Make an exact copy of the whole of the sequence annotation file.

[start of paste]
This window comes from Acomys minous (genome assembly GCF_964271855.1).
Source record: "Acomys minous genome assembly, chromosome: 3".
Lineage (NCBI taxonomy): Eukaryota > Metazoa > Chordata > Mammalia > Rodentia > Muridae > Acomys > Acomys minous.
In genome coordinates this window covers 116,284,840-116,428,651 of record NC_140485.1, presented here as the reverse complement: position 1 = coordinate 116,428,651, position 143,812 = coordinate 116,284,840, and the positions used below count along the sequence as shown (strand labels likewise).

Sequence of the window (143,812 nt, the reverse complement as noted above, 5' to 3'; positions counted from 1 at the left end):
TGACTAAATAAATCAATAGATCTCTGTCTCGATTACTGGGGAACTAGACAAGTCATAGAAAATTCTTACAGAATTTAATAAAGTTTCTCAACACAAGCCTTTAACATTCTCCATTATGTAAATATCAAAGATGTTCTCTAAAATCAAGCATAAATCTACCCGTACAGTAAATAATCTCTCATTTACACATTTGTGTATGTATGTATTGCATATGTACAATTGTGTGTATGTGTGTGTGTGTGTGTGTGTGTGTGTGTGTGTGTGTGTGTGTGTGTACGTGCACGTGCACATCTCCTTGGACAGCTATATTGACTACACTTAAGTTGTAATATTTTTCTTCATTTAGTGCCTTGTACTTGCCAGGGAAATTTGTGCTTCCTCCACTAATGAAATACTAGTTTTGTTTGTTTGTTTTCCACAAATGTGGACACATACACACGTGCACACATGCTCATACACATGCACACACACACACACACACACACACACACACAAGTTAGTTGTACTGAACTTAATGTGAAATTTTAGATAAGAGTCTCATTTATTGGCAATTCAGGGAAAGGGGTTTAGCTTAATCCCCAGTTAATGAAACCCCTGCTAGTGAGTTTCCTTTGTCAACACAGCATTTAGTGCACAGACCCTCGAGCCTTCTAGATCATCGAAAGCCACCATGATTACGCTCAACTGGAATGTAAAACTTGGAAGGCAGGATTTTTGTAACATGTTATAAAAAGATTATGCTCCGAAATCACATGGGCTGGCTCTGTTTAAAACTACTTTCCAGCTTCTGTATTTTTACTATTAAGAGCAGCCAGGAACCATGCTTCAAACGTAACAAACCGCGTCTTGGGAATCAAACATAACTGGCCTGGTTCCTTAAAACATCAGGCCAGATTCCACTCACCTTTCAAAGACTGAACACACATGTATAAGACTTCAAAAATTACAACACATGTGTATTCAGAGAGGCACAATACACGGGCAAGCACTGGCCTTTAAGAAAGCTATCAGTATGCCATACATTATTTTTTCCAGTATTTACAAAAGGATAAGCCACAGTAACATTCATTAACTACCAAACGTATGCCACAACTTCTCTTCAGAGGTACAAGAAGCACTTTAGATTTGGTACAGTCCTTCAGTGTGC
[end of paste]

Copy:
This window comes from Acomys minous (genome assembly GCF_964271855.1).
Source record: "Acomys minous genome assembly, chromosome: 3".
Lineage (NCBI taxonomy): Eukaryota > Metazoa > Chordata > Mammalia > Rodentia > Muridae > Acomys > Acomys minous.
In genome coordinates this window covers 116,284,840-116,428,651 of record NC_140485.1, presented here as the reverse complement: position 1 = coordinate 116,428,651, position 143,812 = coordinate 116,284,840, and the positions used below count along the sequence as shown (strand labels likewise).

Sequence of the window (143,812 nt, the reverse complement as noted above, 5' to 3'; positions counted from 1 at the left end):
TGACTAAATAAATCAATAGATCTCTGTCTCGATTACTGGGGAACTAGACAAGTCATAGAAAATTCTTACAGAATTTAATAAAGTTTCTCAACACAAGCCTTTAACATTCTCCATTATGTAAATATCAAAGATGTTCTCTAAAATCAAGCATAAATCTACCCGTACAGTAAATAATCTCTCATTTACACATTTGTGTATGTATGTATTGCATATGTACAATTGTGTGTATGTGTGTGTGTGTGTGTGTGTGTGTGTGTGTGTGTGTGTGTGTGTGTACGTGCACGTGCACATCTCCTTGGACAGCTATATTGACTACACTTAAGTTGTAATATTTTTCTTCATTTAGTGCCTTGTACTTGCCAGGGAAATTTGTGCTTCCTCCACTAATGAAATACTAGTTTTGTTTGTTTGTTTTCCACAAATGTGGACACATACACACGTGCACACATGCTCATACACATGCACACACACACACACACACACACACACACACAAGTTAGTTGTACTGAACTTAATGTGAAATTTTAGATAAGAGTCTCATTTATTGGCAATTCAGGGAAAGGGGTTTAGCTTAATCCCCAGTTAATGAAACCCCTGCTAGTGAGTTTCCTTTGTCAACACAGCATTTAGTGCACAGACCCTCGAGCCTTCTAGATCATCGAAAGCCACCATGATTACGCTCAACTGGAATGTAAAACTTGGAAGGCAGGATTTTTGTAACATGTTATAAAAAGATTATGCTCCGAAATCACATGGGCTGGCTCTGTTTAAAACTACTTTCCAGCTTCTGTATTTTTACTATTAAGAGCAGCCAGGAACCATGCTTCAAACGTAACAAACCGCGTCTTGGGAATCAAACATAACTGGCCTGGTTCCTTAAAACATCAGGCCAGATTCCACTCACCTTTCAAAGACTGAACACACATGTATAAGACTTCAAAAATTACAACACATGTGTATTCAGAGAGGCACAATACACGGGCAAGCACTGGCCTTTAAGAAAGCTATCAGTATGCCATACATTATTTTTTCCAGTATTTACAAAAGGATAAGCCACAGTAACATTCATTAACTACCAAACGTATGCCACAACTTCTCTTCAGAGGTACAAGAAGCACTTTAGATTTGGTACAGTCCTTCAGTGTGC